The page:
A European and NASA spacecraft took the closest pictures ever taken of the sun, as seen in images released by researchers.
The close-ups are breathtaking to look at, and also reveal something entirely unexpected as well: small flares they’re calling “campfires,” all over the star’s surface.
“The campfires we are talking about here are the little nephews of solar flares, at least a million, perhaps a billion times smaller,” said principal investigator David Berghmans, an astrophysicist at the Royal Observatory of Belgium in Brussels, in a a NASA statement. “When looking at the new high resolution EUI images, they are literally everywhere we look.”
Despite the majority of staff at ground control at the European Space Operations Center in Germany having to work from home during the ongoing pandemic, the team was able to obtain the images from the Solar Orbiter as it made its closest pass on June 15.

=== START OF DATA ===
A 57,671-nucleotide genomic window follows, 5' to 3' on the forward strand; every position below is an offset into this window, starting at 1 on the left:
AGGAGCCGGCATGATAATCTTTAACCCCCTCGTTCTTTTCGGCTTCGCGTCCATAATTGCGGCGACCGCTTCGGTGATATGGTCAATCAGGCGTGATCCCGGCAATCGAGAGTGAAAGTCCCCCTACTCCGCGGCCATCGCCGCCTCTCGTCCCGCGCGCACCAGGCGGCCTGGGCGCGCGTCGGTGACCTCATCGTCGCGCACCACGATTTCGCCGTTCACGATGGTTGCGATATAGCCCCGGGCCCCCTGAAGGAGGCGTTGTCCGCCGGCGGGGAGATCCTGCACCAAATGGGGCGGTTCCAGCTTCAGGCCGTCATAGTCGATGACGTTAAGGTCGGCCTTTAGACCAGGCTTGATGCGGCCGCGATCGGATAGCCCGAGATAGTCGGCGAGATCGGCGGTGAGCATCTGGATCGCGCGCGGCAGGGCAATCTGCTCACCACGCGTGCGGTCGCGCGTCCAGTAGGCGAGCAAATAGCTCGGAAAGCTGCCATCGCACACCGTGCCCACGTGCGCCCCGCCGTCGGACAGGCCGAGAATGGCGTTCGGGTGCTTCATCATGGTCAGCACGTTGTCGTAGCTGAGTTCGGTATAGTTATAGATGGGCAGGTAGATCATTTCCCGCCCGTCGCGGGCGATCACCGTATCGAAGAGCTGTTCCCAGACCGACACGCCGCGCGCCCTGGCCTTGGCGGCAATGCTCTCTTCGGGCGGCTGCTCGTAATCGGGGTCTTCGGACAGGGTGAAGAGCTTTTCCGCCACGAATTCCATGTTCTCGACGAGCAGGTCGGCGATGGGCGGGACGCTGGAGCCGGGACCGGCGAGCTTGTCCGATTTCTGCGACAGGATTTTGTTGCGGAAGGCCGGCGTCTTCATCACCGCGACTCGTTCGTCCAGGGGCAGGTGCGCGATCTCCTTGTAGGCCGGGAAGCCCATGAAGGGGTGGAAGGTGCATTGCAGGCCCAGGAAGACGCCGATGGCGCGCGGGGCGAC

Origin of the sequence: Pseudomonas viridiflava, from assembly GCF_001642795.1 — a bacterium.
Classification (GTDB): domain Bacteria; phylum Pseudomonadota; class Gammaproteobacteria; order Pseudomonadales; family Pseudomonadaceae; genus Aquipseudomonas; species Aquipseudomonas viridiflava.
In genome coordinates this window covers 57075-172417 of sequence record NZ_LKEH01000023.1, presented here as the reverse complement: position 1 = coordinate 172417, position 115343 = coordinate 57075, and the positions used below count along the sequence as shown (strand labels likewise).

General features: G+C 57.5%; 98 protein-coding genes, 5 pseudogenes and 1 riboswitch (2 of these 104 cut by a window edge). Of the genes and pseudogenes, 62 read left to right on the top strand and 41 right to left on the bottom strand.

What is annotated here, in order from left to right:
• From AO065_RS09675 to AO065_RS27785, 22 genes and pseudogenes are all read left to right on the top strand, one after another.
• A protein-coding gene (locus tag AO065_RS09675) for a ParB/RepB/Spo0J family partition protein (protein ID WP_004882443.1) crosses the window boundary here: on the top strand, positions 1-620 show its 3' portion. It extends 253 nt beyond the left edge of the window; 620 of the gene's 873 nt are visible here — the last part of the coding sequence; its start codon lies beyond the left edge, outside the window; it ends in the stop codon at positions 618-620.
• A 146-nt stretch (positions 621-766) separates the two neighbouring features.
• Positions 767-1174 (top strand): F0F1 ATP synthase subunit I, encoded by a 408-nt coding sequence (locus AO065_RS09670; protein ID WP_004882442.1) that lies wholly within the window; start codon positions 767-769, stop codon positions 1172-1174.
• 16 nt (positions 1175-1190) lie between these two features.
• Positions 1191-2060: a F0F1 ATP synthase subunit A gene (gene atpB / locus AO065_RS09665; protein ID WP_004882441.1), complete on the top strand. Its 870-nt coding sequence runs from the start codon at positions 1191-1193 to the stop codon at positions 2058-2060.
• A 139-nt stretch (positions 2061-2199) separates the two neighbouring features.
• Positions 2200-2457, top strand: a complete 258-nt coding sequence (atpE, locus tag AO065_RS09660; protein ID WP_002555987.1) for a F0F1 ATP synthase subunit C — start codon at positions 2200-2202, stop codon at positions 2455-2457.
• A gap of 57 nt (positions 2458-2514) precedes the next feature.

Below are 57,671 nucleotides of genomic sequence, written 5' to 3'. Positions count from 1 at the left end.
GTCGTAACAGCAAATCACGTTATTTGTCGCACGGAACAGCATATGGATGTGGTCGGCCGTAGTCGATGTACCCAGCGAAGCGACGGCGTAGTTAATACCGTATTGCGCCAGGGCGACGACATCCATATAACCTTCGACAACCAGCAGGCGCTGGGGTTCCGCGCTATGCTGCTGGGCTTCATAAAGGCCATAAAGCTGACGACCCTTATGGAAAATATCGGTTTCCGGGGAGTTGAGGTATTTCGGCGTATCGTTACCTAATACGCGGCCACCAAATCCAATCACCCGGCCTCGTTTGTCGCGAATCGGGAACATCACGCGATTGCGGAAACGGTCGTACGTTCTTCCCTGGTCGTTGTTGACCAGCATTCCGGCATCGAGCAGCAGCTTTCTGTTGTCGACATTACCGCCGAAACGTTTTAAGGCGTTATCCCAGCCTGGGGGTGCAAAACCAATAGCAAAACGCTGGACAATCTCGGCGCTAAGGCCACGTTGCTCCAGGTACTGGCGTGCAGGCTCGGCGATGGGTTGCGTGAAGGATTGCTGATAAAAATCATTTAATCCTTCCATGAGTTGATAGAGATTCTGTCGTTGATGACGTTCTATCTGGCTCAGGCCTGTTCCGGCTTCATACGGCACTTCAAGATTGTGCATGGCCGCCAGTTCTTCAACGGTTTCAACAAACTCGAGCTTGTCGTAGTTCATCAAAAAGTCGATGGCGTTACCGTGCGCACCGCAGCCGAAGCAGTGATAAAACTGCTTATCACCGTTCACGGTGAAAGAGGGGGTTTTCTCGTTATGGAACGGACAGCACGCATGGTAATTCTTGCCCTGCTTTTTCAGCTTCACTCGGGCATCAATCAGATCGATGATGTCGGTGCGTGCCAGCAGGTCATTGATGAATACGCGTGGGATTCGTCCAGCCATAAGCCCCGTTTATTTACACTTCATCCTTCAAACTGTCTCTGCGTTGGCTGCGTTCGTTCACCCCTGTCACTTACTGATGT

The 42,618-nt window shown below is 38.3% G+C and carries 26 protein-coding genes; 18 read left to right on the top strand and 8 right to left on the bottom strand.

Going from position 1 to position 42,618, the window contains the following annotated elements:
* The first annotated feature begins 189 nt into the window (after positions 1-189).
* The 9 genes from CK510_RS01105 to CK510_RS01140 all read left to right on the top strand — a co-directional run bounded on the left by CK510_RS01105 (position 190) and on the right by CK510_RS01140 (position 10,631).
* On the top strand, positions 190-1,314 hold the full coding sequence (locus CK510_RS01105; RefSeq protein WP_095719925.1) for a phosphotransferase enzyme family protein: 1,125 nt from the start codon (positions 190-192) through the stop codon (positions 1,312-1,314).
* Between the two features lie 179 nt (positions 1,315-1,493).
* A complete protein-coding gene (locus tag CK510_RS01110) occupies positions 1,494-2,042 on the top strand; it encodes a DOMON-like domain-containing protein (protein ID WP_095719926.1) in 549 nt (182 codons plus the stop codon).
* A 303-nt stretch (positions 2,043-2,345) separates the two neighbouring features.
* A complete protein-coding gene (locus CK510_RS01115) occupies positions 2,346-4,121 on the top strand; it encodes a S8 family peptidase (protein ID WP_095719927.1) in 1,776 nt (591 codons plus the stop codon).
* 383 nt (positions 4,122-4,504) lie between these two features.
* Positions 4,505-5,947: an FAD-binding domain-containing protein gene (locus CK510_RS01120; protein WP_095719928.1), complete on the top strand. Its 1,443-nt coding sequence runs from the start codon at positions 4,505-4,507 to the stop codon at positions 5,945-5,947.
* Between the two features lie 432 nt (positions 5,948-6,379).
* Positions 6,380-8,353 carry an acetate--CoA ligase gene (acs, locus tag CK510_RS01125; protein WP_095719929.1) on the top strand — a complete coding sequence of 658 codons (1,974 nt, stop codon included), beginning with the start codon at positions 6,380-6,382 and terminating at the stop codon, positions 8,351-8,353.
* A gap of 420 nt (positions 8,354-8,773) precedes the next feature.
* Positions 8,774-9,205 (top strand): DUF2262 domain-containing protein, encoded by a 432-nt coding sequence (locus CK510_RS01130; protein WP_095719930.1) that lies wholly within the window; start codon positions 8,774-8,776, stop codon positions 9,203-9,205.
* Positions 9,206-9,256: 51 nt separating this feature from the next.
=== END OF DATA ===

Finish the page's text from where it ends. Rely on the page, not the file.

The Orbiter came within just 48 million miles of the Sun. Its closest pass within the next year or so will get it within just 26.1 million miles. NASA’s Parker Solar Probe came even closer in June, getting to within just 11.6 million miles from the surface.
A closer flyby also means better images. “Because the camera itself doesn’t doesn’t have any zoom capability, that zooming happens by getting closer to the Sun,” Daniel Müller, ESA’s Solar Orbiter Project Scientist, told The Verge.
“These unprecedented pictures of the Sun are the closest we have ever obtained,” Holly Gilbert, NASA project scientist for the mission at NASA’s Goddard Space Flight Center, said in the NASA statement. “These amazing images will help scientists piece together the Sun’s atmospheric layers, which is important for understanding how it drives space weather near the Earth and throughout the solar system.”
Scientists are still unsure as to the exact nature of these “little” flare-ups — each of them are about the size of a country.
But we might soon know more thanks to the Solar Orbiter’s other scientific instruments. The Spectral Imaging of the Coronal Environment, or SPICE instrument, can measure the exact temperature of each nanoflare.